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English  |  français 21:29:19, Monday, 28 Jul 2014

FEATURED NEWS

MONUSCO dispatched an evaluation mission to Masisi to assess the security and humanitarian situation

 


3 January 2013 – In response to an increase in ethnic-related incidents and armed groups activities since September, MONUSCO sections in charge of civilian protections (civil affairs, human rights, child protection, UN Police) carried out a mission in Masisi from 26 to 31 December. The aim of the mission was to assess the security and humanitarian situation in the areas. 

 

Since September, Masisi-centre has witnessed an increase in the number of new ethnic-related incidents. Four localities were particularly affected: Buabo, Banyungu, Biiri and Bapfuna. At the heart of this conflict two main groups. On one hand there are various armed groups allied with the Hutus and on the other Hunde ethnic based groups comprising the Mai Mai Nyatura, the APCLS (Alliance patriotique pour un Congo libre et souverain), the FDC (Forces démocratiques Congolaise), the Maï Maï Kikokota and the Maï Maï Rahiya Mutomboki.

The violence reached its peak between 3 and 29 November with attacks against the Shoa, Buabo, Banyungu, Biiri Masisi-centre and Kihuma localities, leaving 40 dead. Minor incidents have since continued to be reported in the region, the most recent being the attack against Buhangana by the Nyatura on 30 December 2012. Both communities however continue to blame each other for the new clashes.

MONUSCO mission’s report is overwhelming: the substantial increase in violence among ethnic groups has caused serious humanitarian crisis. Significant movements of the population have increased the number of internally displaced persons (IDPs) at Kilimani, Kalinga, Lushebere and Bihito camps. Currently, 20 700 IDPs are living in the four camps, and 8000 others have settled in an additional camp in Masisi-centre. In addition a large number of other IDPs are living with host families and in other public sites. All have to deal with the hostility of the local communities who suspect them of having links with the armed groups.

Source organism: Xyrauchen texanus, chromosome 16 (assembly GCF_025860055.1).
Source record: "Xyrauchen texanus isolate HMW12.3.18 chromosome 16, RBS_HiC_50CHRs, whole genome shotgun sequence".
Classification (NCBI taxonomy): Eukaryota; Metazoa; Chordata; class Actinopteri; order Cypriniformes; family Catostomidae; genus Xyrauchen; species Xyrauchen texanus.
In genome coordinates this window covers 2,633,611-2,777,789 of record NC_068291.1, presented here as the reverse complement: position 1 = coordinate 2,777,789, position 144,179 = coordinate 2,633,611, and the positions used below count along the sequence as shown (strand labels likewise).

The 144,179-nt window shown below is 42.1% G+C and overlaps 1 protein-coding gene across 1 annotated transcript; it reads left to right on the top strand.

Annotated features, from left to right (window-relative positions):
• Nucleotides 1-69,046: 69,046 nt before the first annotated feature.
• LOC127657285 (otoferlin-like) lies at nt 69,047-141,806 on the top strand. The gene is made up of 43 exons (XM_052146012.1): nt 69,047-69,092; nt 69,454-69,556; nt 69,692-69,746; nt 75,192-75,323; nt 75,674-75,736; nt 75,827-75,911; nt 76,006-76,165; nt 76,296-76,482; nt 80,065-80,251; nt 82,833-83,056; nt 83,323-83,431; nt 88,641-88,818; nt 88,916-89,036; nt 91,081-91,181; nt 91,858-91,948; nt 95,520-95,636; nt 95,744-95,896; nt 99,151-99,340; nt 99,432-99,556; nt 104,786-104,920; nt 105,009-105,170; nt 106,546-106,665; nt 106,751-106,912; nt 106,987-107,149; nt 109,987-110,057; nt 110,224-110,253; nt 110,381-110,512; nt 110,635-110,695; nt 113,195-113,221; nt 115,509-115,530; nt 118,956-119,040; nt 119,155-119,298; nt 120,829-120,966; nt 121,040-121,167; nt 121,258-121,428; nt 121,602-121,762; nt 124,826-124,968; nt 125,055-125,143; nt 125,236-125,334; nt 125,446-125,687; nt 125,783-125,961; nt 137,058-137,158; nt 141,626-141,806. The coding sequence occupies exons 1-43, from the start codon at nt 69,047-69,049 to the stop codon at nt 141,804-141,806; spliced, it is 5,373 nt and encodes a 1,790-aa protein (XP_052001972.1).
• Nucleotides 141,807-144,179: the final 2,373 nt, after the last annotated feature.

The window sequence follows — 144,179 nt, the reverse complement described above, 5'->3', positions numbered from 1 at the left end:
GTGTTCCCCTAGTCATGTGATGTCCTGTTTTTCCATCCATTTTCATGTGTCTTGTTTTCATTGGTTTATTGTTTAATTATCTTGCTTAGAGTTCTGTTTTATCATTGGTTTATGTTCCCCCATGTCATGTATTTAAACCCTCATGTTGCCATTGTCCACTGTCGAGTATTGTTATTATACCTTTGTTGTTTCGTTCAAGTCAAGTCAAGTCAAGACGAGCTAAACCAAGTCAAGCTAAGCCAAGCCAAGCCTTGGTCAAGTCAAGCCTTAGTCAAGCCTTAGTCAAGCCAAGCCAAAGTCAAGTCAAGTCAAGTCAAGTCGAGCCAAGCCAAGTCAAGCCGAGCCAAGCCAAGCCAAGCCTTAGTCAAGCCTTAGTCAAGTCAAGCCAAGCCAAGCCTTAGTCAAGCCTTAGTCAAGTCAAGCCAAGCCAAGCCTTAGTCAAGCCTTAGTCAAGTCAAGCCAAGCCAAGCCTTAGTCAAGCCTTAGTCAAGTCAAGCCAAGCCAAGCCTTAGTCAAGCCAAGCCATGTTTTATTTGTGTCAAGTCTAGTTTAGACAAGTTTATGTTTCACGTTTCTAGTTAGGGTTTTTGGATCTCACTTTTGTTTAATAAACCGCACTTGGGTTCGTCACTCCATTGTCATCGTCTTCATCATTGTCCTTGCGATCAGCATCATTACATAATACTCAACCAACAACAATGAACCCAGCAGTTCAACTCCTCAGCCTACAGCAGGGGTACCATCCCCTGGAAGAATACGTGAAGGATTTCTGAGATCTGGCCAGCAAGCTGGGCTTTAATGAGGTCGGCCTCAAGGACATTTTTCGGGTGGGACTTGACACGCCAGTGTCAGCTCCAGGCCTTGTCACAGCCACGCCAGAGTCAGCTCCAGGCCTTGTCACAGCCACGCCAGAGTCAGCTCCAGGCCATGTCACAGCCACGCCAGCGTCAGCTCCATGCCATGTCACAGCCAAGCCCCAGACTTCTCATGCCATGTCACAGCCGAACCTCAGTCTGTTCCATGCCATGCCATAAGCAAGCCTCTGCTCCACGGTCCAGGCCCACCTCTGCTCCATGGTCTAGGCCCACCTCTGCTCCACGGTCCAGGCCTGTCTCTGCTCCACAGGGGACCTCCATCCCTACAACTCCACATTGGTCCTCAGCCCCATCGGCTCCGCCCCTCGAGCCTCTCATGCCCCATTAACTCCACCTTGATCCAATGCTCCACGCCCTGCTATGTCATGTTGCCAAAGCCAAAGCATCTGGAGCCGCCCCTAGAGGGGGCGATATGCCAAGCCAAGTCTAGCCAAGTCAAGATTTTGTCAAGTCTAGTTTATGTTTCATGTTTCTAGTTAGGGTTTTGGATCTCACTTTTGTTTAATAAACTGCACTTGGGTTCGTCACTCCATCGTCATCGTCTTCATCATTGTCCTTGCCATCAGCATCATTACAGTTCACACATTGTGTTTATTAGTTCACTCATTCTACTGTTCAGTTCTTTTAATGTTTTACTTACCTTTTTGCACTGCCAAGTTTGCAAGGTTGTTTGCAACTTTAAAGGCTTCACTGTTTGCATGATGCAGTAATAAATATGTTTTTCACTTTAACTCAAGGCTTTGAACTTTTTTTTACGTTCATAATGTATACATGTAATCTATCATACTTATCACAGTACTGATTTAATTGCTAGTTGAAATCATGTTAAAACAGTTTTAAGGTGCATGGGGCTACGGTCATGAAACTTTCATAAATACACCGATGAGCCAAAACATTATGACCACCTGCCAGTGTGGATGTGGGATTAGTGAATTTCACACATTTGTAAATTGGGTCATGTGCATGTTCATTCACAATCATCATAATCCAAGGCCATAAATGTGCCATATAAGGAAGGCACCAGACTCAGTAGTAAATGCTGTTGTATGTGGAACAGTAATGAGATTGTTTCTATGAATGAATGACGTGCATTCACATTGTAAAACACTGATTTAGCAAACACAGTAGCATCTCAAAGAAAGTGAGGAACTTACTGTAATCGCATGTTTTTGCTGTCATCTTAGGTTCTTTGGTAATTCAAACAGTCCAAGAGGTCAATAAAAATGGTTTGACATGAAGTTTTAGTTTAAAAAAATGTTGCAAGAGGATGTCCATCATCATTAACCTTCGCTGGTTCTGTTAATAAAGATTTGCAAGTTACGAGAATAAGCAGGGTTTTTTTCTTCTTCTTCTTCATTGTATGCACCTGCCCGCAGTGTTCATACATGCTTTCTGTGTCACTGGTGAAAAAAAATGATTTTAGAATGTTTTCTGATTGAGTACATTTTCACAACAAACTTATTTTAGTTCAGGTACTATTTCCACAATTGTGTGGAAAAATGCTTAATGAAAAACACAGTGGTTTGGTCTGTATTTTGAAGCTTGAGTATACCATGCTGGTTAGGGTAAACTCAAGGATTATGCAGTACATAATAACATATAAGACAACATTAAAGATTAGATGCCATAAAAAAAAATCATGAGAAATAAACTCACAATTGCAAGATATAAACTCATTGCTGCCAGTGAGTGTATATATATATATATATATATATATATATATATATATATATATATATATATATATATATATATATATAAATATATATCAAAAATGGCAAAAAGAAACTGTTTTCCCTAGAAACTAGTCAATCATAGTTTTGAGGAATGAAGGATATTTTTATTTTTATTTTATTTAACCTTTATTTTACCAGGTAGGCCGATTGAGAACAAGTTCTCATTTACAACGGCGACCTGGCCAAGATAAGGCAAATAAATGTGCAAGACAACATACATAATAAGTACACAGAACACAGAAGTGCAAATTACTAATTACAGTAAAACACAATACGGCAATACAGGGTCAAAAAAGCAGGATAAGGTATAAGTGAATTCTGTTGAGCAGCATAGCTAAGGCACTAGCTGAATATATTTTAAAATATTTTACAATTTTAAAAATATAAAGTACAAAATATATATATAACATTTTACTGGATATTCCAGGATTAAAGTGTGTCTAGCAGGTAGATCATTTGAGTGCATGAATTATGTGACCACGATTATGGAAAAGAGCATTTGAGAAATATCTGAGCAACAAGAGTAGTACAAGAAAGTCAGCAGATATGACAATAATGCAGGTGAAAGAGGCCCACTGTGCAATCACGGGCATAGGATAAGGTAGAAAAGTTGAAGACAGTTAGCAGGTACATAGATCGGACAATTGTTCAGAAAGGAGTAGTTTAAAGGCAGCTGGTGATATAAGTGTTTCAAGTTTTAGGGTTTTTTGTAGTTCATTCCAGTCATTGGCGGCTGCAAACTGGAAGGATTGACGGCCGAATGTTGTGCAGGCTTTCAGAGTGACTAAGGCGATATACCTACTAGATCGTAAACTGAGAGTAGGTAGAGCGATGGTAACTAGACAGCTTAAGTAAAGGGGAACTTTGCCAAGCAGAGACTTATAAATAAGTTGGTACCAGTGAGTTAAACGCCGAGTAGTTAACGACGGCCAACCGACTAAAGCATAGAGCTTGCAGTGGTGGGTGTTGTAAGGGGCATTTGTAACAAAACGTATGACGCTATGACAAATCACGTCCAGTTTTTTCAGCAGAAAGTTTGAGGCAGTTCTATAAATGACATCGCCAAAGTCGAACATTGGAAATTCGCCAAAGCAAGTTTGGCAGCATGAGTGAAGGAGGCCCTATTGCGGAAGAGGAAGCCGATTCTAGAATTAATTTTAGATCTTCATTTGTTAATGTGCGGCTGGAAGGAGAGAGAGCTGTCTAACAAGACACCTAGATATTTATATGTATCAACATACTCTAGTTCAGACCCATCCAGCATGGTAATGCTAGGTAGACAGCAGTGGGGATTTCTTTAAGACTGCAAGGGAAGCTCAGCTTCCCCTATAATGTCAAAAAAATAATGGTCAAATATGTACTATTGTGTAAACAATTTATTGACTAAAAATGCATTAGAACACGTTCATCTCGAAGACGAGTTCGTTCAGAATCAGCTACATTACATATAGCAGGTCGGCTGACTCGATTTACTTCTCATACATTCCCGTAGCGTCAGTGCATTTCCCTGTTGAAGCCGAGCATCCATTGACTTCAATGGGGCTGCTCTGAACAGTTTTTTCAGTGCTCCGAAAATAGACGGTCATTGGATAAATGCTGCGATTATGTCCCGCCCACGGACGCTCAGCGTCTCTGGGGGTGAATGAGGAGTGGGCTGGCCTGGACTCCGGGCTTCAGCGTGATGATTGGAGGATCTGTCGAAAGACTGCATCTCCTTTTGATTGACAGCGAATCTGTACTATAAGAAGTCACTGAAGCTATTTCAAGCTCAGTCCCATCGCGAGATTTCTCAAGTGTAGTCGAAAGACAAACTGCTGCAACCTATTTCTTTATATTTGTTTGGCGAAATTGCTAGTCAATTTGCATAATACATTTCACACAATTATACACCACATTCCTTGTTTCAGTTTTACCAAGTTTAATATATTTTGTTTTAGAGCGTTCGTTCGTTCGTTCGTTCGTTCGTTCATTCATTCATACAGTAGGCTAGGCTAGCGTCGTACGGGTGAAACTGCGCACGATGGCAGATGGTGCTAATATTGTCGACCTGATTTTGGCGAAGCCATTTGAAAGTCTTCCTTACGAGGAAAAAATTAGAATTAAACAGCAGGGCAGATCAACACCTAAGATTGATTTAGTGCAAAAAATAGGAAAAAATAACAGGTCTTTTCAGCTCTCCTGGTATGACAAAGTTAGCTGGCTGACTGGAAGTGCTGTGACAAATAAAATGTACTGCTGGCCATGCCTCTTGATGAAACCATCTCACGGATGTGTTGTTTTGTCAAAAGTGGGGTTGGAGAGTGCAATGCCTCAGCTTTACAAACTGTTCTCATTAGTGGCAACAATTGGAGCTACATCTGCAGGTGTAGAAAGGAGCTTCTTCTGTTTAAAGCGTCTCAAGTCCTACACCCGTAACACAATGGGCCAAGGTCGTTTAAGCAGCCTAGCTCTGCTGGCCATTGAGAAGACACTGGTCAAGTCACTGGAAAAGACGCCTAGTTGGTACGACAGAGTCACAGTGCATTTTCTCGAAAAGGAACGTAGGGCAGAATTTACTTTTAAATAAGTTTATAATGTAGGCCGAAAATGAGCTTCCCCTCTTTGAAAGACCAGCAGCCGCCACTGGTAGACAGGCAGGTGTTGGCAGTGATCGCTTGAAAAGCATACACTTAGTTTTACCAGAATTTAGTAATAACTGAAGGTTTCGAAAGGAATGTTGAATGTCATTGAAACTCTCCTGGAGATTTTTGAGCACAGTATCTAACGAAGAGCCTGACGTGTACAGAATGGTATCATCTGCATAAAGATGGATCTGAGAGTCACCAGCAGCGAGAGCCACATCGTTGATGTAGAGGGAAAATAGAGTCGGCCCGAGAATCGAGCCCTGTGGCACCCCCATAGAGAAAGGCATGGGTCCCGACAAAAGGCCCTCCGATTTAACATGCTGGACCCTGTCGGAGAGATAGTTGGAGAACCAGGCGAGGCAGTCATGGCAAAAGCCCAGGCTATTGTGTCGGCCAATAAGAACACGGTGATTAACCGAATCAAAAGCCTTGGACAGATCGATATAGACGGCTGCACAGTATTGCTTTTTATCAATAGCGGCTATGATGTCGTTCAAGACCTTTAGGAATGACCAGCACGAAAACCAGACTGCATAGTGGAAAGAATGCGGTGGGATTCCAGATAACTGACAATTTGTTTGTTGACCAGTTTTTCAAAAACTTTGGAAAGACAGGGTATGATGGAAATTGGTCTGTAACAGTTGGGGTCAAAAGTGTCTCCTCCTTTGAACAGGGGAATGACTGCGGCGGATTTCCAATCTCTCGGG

Violence and harsh living conditions are the daily lot of those IDPs. At long last they were able to receive their first food assistance on 30 December when trucks finally arrived after two-week drive on very difficult roads.

MONUSCO took note of the difficult situation facing the local populations in the Masisi territory and pledged to step up its presence with elements of the Nord-Kivu Brigade. Furthermore, local authorities expressed gratitude to MONUSCO, the only structure still present in these isolated areas. It is worth recalling that whenever fleeing attacks, local populations often find refuge around MONUSCO bases where they set up makeshift camps.

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